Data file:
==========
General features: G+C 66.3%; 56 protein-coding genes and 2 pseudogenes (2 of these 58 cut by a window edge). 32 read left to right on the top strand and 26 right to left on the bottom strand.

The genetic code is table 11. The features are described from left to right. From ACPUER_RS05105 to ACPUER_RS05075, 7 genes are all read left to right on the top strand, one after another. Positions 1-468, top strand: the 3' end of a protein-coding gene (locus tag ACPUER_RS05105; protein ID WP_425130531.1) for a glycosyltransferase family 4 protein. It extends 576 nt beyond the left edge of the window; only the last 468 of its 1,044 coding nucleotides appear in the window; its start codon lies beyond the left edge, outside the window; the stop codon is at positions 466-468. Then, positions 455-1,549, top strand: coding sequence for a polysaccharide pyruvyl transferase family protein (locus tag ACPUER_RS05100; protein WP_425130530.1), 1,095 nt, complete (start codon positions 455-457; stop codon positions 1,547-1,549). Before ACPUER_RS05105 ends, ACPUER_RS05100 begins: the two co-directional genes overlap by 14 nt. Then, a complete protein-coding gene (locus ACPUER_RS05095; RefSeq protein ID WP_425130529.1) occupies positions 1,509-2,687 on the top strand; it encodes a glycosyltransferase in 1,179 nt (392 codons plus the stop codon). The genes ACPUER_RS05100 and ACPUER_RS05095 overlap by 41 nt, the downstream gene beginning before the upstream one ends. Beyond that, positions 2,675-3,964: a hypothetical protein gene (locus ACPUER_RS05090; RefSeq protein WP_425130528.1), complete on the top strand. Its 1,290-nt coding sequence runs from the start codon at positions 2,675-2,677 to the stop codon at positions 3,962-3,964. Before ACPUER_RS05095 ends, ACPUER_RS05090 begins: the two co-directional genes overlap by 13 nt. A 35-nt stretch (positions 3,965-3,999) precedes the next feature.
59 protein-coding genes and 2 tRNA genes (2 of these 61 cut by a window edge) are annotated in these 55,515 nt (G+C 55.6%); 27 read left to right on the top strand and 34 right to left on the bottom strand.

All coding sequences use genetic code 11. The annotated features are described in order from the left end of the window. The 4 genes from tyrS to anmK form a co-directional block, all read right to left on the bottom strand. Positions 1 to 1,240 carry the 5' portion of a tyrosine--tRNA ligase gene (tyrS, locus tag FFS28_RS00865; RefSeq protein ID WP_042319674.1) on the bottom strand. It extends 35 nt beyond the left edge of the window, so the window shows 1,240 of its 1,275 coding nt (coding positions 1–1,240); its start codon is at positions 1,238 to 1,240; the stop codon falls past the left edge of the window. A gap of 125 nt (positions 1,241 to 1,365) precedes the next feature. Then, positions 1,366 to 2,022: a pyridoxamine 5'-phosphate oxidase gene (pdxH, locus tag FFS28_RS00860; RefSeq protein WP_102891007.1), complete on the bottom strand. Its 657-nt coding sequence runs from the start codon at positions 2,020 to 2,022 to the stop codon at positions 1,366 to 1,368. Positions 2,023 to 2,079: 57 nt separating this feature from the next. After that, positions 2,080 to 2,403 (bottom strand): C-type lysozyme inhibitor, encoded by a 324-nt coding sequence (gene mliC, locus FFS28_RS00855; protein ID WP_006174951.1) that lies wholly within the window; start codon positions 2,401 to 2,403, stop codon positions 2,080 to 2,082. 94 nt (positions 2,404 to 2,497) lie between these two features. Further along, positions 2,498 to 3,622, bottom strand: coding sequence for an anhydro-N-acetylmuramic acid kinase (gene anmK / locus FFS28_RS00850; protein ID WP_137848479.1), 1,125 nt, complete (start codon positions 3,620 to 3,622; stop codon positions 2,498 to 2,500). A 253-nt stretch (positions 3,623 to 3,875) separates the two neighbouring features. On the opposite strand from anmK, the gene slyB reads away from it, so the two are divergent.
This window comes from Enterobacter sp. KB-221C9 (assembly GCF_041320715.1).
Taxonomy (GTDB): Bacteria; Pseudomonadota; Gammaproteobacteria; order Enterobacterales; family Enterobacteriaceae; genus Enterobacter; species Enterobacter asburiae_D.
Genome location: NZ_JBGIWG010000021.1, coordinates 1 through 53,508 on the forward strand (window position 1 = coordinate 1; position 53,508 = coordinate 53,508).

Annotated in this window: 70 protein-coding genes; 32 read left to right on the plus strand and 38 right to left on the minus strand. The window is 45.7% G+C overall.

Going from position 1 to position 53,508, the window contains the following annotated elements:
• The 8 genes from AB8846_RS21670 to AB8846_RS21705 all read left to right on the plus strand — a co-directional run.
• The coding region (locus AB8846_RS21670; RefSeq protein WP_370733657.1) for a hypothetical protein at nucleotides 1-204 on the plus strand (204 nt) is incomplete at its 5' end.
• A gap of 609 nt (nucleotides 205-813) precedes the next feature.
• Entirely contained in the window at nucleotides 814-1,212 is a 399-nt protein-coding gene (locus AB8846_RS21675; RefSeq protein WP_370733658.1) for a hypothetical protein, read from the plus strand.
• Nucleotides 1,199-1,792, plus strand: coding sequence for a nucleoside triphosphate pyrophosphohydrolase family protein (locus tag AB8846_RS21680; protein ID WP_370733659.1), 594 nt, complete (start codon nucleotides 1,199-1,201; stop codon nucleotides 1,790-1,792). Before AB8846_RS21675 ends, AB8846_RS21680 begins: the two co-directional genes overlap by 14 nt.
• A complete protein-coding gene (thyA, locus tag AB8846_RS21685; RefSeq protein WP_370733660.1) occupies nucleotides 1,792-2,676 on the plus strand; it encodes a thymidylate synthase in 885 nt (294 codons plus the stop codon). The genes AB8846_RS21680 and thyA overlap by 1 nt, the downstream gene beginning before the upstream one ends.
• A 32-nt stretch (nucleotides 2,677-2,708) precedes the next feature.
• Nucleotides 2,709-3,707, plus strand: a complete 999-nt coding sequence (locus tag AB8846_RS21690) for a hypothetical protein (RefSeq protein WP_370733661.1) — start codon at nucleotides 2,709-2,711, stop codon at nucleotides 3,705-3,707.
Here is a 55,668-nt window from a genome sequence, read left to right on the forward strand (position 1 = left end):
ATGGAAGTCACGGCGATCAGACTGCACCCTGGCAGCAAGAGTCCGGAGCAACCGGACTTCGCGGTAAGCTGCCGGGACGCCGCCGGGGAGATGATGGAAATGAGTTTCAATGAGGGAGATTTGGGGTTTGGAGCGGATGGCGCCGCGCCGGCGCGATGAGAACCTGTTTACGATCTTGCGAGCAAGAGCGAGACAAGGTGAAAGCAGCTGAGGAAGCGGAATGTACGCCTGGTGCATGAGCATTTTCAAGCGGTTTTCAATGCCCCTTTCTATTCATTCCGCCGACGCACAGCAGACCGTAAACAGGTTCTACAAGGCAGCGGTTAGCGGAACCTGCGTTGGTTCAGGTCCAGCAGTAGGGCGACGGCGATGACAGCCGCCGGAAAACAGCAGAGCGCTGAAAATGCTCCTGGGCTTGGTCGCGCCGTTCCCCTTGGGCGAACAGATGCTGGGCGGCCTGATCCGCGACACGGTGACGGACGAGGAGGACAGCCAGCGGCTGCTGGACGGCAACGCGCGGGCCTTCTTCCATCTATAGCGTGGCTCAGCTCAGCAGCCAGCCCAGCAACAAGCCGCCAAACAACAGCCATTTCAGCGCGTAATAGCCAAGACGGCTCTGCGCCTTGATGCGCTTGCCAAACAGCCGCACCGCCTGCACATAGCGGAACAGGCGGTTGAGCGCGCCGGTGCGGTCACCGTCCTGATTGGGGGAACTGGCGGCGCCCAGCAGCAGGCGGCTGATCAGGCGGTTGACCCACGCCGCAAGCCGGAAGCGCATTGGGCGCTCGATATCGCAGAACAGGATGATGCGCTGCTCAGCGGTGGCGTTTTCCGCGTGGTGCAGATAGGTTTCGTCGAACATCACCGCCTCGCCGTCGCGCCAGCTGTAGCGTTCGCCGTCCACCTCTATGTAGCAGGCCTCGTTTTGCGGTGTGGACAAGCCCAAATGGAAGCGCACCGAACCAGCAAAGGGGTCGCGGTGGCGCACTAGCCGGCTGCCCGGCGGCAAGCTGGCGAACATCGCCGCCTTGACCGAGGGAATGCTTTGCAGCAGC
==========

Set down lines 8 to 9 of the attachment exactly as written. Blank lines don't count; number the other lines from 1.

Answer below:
Annotated in this window: 70 protein-coding genes; 32 read left to right on the plus strand and 38 right to left on the minus strand. The window is 45.7% G+C overall.

Going from position 1 to position 53,508, the window contains the following annotated elements: